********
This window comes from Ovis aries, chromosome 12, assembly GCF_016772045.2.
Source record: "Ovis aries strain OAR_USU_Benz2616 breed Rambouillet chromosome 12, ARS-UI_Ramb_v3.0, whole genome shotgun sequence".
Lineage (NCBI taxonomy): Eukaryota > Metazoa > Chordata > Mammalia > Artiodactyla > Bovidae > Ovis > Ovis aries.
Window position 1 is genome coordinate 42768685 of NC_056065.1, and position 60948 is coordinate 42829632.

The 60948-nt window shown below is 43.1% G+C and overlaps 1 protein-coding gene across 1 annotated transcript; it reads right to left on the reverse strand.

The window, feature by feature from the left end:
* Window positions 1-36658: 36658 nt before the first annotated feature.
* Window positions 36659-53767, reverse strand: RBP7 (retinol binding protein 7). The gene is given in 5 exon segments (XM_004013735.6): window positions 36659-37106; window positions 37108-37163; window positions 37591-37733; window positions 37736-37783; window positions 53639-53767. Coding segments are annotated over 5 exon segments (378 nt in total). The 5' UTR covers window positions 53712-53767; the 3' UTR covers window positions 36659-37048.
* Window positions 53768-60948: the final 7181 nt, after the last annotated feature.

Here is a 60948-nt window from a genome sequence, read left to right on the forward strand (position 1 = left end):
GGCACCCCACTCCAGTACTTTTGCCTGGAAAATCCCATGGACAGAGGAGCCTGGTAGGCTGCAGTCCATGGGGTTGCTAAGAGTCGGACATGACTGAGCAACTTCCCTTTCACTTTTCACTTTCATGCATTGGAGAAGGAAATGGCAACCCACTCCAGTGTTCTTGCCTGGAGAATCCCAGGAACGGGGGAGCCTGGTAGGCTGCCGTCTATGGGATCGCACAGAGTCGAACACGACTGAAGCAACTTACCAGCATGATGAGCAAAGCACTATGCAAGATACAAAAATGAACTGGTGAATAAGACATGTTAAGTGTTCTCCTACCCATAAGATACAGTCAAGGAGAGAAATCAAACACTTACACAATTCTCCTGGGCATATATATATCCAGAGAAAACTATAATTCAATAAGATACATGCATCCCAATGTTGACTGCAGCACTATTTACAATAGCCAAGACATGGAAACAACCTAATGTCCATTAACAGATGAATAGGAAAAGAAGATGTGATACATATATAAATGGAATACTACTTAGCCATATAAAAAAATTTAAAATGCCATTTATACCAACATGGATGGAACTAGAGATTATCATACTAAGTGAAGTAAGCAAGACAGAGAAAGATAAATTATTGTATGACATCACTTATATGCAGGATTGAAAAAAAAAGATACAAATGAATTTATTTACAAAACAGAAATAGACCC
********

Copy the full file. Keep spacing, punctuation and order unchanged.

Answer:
This window comes from Ovis aries, chromosome 12, assembly GCF_016772045.2.
Source record: "Ovis aries strain OAR_USU_Benz2616 breed Rambouillet chromosome 12, ARS-UI_Ramb_v3.0, whole genome shotgun sequence".
Lineage (NCBI taxonomy): Eukaryota > Metazoa > Chordata > Mammalia > Artiodactyla > Bovidae > Ovis > Ovis aries.
Window position 1 is genome coordinate 42768685 of NC_056065.1, and position 60948 is coordinate 42829632.

The 60948-nt window shown below is 43.1% G+C and overlaps 1 protein-coding gene across 1 annotated transcript; it reads right to left on the reverse strand.

The window, feature by feature from the left end:
* Window positions 1-36658: 36658 nt before the first annotated feature.
* Window positions 36659-53767, reverse strand: RBP7 (retinol binding protein 7). The gene is given in 5 exon segments (XM_004013735.6): window positions 36659-37106; window positions 37108-37163; window positions 37591-37733; window positions 37736-37783; window positions 53639-53767. Coding segments are annotated over 5 exon segments (378 nt in total). The 5' UTR covers window positions 53712-53767; the 3' UTR covers window positions 36659-37048.
* Window positions 53768-60948: the final 7181 nt, after the last annotated feature.

Here is a 60948-nt window from a genome sequence, read left to right on the forward strand (position 1 = left end):
GGCACCCCACTCCAGTACTTTTGCCTGGAAAATCCCATGGACAGAGGAGCCTGGTAGGCTGCAGTCCATGGGGTTGCTAAGAGTCGGACATGACTGAGCAACTTCCCTTTCACTTTTCACTTTCATGCATTGGAGAAGGAAATGGCAACCCACTCCAGTGTTCTTGCCTGGAGAATCCCAGGAACGGGGGAGCCTGGTAGGCTGCCGTCTATGGGATCGCACAGAGTCGAACACGACTGAAGCAACTTACCAGCATGATGAGCAAAGCACTATGCAAGATACAAAAATGAACTGGTGAATAAGACATGTTAAGTGTTCTCCTACCCATAAGATACAGTCAAGGAGAGAAATCAAACACTTACACAATTCTCCTGGGCATATATATATCCAGAGAAAACTATAATTCAATAAGATACATGCATCCCAATGTTGACTGCAGCACTATTTACAATAGCCAAGACATGGAAACAACCTAATGTCCATTAACAGATGAATAGGAAAAGAAGATGTGATACATATATAAATGGAATACTACTTAGCCATATAAAAAAATTTAAAATGCCATTTATACCAACATGGATGGAACTAGAGATTATCATACTAAGTGAAGTAAGCAAGACAGAGAAAGATAAATTATTGTATGACATCACTTATATGCAGGATTGAAAAAAAAAGATACAAATGAATTTATTTACAAAACAGAAATAGACCC